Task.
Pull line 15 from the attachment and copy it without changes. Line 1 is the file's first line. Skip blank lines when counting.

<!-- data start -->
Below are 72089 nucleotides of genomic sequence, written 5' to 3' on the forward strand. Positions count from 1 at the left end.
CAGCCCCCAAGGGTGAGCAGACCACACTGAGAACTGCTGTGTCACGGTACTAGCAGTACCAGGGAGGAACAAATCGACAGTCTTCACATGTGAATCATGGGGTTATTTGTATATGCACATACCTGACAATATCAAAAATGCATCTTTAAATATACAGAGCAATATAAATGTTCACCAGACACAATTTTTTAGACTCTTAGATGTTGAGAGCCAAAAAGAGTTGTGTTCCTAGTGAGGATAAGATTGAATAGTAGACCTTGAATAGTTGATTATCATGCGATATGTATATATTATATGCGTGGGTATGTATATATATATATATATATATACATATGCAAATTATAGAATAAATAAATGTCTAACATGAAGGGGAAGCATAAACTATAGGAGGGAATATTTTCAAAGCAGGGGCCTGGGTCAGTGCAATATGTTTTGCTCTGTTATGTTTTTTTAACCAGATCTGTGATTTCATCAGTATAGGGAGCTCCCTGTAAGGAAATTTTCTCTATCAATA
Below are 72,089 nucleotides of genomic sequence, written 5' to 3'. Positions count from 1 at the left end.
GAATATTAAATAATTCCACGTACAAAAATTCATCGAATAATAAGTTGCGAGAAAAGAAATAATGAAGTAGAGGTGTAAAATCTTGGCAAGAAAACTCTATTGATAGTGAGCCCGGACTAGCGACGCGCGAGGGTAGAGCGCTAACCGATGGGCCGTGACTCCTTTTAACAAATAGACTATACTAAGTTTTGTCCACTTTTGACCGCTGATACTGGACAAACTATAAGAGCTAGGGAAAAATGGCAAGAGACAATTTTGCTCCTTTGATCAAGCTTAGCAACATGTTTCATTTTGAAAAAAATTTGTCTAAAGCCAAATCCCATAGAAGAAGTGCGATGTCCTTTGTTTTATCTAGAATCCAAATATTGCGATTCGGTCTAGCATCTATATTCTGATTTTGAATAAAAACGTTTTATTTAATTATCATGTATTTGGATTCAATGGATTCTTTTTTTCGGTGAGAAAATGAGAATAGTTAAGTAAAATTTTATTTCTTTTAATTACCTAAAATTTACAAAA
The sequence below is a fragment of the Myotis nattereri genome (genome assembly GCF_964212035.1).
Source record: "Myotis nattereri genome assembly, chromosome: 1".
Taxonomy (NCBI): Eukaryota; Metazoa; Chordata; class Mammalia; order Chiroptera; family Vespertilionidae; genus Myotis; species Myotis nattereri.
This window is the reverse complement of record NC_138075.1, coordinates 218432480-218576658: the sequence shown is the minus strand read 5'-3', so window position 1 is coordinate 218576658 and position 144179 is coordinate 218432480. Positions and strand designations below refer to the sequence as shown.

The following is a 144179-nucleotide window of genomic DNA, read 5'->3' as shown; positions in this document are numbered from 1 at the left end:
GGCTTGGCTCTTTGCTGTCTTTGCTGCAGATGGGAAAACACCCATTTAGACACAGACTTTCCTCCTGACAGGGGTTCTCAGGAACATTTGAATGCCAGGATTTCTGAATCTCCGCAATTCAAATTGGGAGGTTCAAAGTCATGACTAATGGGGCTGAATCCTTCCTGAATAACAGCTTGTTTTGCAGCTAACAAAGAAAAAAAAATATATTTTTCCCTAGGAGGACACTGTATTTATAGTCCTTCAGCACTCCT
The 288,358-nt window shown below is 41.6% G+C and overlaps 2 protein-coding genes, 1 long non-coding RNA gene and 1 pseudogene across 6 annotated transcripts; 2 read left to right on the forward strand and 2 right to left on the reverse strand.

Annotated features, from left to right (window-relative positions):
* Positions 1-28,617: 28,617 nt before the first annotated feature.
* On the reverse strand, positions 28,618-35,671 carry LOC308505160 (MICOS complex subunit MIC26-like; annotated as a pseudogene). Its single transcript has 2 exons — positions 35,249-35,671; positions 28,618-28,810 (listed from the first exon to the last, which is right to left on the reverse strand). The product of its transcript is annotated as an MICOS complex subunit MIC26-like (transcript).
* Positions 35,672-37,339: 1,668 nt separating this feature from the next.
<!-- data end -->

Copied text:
* Positions 35,672-37,339: 1,668 nt separating this feature from the next.